Arts Paper | Arts Council of Greater New Haven

Otaru Reopens Its Doors

Written by Tyler Mitchell | Jun 11, 2020 12:54:14 PM


Chef Sunny Cheng, back behind the counter. Otaru Photos. 

Sunny and Kathy Cheng had gotten a routine down at the corner of Temple and George streets. Five days a week, the two would open the doors to their cozy restaurant, check the tables and chairs, and begin preparing for a night of cooking for a mix of regulars and newbies.

That was before everything they thought they knew about running a restaurant in New Haven was upended almost overnight.

The Chengs are the owners of Otaru Sushi Bar in downtown New Haven. Since COVID-19 forced a wave of closures across the state, the two have been figuring out how to change their business model to keep the restaurant—and their dedication to omakase-style sushi—afloat.

Before COVID-19, Otaru had been building up its customer base. The restaurant opened in late 2018, with a trickle of foot traffic that turned into a steady stream by the end of last year. With their other kids grown, Kathy referred to the spot as “our baby.” The couple poured their energy into running the place, which they started after selling a sushi restaurant in New York a few years ago.

Here in New Haven, and often with an audience, Sunny Cheng practiced the art of omakase—a kind of chef’s choice (the Japanese word literally means “I’ll leave it up to you”), based on a conversation with the customer. Word spread: Otaru became popular for its menu, often filled with the scents of fresh fish and the sound of multiple conversations all happening at once.

Then COVID-19 hit. As businesses closed their doors around the city, Otaru was forced to lay off multiple staff members, including sushi chefs who had been working with Sunny in the tight, behind-the-bar kitchen. In March, the Chengs announced that they would close from March 15 to the end of the month. Then at the end of the month, they announced that they were staying closed through April for the health and safety of patrons.

In May, with a plan finalized for curbside pickup, they announced the restaurant would be open in a limited capacity. Otaru reopened its doors on May 7, for Thursday through Saturday contactless pickup. After those first three days, the Chengs thanked faithful patrons for their support. They added that they knew their first weekend back wasn’t without growing pains: some customers waited 30 minutes after ordering food.

“As we try to stay on float for the business, we are here to thank you so much for all your amazing support,” the restaurant wrote on social media May 11. “It really helps us to define who we are and what we are doing. We honestly believe that your support has resulted with a positive impact on us. Indeed, we sincerely appreciate everyone for all your patience and cooperation.”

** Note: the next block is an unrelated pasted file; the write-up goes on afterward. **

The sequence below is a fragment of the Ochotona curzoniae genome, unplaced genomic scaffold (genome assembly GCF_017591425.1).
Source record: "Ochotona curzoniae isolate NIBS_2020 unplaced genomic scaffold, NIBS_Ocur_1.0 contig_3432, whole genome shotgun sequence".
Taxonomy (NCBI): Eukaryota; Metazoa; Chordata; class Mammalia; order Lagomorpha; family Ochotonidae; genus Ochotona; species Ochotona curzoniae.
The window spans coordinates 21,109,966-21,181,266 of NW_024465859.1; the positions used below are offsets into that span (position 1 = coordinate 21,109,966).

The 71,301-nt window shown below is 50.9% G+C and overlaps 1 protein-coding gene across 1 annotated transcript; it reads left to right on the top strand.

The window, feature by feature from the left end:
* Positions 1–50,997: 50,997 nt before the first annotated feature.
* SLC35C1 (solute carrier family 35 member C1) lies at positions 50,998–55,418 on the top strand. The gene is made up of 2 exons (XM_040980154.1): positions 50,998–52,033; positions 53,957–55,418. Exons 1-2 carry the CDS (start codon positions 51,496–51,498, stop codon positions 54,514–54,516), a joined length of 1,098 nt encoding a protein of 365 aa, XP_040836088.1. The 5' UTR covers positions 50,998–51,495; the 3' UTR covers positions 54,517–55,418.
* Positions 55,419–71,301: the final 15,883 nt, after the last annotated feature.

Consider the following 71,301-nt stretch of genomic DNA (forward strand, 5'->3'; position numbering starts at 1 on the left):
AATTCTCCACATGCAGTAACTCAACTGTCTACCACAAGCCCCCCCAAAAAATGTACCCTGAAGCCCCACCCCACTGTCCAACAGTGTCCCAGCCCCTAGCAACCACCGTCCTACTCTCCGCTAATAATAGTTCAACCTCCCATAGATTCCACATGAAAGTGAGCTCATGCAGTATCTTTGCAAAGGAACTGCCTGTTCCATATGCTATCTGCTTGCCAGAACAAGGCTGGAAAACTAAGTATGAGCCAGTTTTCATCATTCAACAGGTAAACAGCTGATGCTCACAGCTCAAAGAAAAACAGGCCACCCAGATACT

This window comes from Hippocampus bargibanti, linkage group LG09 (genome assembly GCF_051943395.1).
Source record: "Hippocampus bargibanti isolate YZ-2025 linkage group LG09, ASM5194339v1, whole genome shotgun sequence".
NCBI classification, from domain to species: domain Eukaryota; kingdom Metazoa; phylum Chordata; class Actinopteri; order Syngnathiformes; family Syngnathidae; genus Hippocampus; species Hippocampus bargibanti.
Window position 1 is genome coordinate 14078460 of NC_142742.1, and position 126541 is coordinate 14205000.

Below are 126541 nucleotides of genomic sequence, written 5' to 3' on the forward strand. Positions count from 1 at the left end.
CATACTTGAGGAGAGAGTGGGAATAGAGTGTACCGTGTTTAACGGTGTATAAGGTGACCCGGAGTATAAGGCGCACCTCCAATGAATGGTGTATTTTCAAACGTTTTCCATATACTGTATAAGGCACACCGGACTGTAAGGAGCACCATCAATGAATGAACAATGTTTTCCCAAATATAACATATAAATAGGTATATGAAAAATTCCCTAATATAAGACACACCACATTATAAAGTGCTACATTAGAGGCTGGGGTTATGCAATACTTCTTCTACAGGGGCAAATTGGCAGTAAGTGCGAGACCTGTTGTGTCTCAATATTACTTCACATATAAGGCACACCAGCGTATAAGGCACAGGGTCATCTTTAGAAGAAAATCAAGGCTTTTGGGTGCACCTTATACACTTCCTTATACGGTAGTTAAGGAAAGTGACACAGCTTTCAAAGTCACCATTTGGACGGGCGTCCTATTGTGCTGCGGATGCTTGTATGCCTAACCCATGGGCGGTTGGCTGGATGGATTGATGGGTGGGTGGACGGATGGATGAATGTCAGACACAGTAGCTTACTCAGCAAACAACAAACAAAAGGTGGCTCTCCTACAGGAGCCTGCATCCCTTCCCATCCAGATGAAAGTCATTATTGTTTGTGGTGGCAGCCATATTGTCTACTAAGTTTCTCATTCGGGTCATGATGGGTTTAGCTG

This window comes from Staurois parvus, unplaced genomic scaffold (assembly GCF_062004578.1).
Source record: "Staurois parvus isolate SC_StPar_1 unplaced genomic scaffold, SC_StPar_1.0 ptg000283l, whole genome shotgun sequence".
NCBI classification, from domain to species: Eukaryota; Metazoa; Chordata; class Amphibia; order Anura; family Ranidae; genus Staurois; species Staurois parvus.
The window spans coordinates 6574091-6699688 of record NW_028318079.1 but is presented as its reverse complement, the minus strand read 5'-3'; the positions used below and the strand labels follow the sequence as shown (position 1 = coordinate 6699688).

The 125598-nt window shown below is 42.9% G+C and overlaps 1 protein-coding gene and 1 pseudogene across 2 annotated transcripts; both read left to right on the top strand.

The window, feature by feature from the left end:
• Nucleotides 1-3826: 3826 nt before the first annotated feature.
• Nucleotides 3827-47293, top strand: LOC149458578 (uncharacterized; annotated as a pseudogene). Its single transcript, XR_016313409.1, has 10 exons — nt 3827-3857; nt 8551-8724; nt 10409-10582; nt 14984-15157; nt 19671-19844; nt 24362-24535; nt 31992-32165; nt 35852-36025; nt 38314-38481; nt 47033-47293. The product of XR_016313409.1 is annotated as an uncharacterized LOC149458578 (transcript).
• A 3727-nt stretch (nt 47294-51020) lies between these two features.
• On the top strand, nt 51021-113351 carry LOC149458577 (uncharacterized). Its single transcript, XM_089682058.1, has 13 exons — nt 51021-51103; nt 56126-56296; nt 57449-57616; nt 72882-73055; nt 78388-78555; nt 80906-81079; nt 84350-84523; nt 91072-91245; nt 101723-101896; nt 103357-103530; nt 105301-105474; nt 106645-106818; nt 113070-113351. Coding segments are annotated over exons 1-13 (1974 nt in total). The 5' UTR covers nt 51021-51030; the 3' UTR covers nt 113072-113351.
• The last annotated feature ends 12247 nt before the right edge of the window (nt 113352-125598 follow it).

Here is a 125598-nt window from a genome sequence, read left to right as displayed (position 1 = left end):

A month after starting that model, Kathy Cheng said that customers are coming back slowly, although business is not close to what it was before COVID-19. In part, that difficulty comes from the building itself: while Gov. Ned Lamont has started to reopen the state’s economy in phases, the restaurant has no outdoor seating. Indoors, the space is intimate: it seats only 20 people at max capacity, and far fewer when physical distancing is enforced.

Still, the business has tried to stay upbeat. On Otaru’s social media accounts, the Chengs share secret ingredients, messages of thanks, and pictures of Sunny hard at work in the kitchen, where he whips up sushi behind a blue surgical mask. Even as Lamont moves toward the next phase of reopening, they have stuck with the model of curbside pickup for the safety of customers.

Michael Piscitelli, economic development administrator for the City of New Haven, praised the business for working to keep its doors open despite new financial and public health obstacles that the pandemic has posed. He noted that downtown businesses are still missing a large part of their customer base—Yale University, which sent students home in March.

“You’re seeing the ingenuity of small business owners really shine across the city,” he said. “There’s a need to be creative and safe to shore up your existing market, so you’re seeing that play out across the city.”

“The way people promote that and build their customer base is really important,” he added. “It’s a very challenging time for the city. Small business owners -- we can all learn a lot from the way they are managing.”

Find out more about Otaru Sushi Bar on Facebook or its website. This piece comes to the Arts Paper through the third annual Youth Arts Journalism Initiative (YAJI), a program of theArts Council of Greater New Haven. This year, YAJI has gone virtual. Read more about the program here or by checking out the"YAJI" tag.